New discoveries about the organization of the galaxies in space are challenging what big bang theorists have always believed about the the structure of the universe. The new evidence challenges the tenets of the popular but disputed big bang theory down to its core. Even though the big bang was first proposed by a belgian priest named Georges Lemaitre, it is essentially a secular theory stating only naturalistic causes are responsible for the creation of the universe. That being the case there are two essential assumptions key to the theory which are required to maintain the appearance of the creation of the universe being an entirely natural event.
Those two key assumptions are that the universe is both homogenous and isotropic. “Homogenous” refers to the supposition that the matter in the universe is evenly distributed. “Isotropic” assumes that where ever you look and from whatever vantage point you look, the universe would look the same. Or as NASA puts it:
” …if you viewed the contents of the universe with sufficiently poor vision, it would appear roughly the same everywhere and in every direction. That is, the matter in the universe is homogeneous and isotropic when averaged over very large scales. This is called the Cosmological Principle.”1
These two principles are necessary to prevent the conclusion of special creation particularly in light of Hubble’s discovery in 1929 that resulted in the law that bears his name. That discovery – based on observing the red shift of galaxies2 – is that all galaxies are moving away from us. And the further away the galaxy is, the faster it’s moving. This is true in whatever direction you look – everything is moving away from us, and the most distant ones are moving fastest. It doesn’t take a genius to figure that fact appears to put us at the center of the universe. Hubble, an atheist, abhorred that thought. Putting our planet at the center of the universe is not the expected outcome of a lifeless, careless explosion. That is more like something a loving God who wanted us to have a good vantage point would do. How to over come that and keep the appearance of a naturalistic process?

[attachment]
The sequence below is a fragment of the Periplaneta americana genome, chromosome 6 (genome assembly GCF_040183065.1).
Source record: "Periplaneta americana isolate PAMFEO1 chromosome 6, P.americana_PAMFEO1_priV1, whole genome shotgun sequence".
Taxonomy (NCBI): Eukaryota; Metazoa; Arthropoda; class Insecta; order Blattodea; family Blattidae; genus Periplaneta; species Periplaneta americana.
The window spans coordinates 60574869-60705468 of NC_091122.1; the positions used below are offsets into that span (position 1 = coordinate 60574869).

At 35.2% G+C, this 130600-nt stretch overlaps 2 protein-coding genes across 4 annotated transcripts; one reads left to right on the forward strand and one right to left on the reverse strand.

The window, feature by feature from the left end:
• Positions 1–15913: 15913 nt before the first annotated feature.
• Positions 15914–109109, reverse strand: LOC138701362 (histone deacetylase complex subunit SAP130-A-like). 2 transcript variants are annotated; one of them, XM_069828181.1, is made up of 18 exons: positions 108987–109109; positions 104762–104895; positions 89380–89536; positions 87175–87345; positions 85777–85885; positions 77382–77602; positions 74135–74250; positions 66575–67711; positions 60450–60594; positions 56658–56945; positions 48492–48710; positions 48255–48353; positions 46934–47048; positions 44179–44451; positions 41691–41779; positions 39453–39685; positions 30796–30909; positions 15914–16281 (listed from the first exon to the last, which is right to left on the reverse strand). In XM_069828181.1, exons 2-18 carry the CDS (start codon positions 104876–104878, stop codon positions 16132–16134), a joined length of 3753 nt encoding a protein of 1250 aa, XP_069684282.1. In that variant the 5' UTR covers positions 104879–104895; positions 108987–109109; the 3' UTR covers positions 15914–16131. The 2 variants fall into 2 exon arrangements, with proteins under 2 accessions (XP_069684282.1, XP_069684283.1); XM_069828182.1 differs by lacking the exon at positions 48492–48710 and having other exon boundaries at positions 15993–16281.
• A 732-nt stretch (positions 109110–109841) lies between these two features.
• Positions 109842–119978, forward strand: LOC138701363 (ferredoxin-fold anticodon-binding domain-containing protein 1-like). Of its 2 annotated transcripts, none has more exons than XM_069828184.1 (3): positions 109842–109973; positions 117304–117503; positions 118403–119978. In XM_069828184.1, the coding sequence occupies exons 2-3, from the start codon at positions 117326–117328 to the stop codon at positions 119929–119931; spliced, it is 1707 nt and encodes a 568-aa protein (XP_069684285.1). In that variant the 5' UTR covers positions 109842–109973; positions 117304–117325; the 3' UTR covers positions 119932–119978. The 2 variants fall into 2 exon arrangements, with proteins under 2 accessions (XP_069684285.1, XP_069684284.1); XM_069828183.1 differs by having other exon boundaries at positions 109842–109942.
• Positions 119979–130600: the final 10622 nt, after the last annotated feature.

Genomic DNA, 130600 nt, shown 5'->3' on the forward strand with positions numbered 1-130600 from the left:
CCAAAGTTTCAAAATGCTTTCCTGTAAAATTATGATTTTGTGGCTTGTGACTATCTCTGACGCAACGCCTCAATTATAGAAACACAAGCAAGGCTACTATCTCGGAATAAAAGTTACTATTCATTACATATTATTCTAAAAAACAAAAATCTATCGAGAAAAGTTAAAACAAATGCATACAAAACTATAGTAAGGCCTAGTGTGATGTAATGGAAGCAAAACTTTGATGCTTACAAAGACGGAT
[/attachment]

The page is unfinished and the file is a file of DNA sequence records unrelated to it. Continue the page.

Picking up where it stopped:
|By assuming that the universe is both homogenous and isotropic. Then the expansion of space can be described with the common balloon illustration.
Picture the universe as an expanding balloon (opposite). Like the galaxies visible on the surface – as the balloon grows larger everything on the surface moves away from each other – regardless of where you look, or where you are.
Thus the big bang requires that the universe is both homogenous and isotropic.3
But the latest discovery by scientists indicates that the universe is neither homogenous nor isotropic. Instead of being the equivalent of an amorphous blob, scientists are discovering there is a distinct structure to the universe, and the earth appears to be in the center of it.
Regarding the structure of space, space.com reports: Continue Reading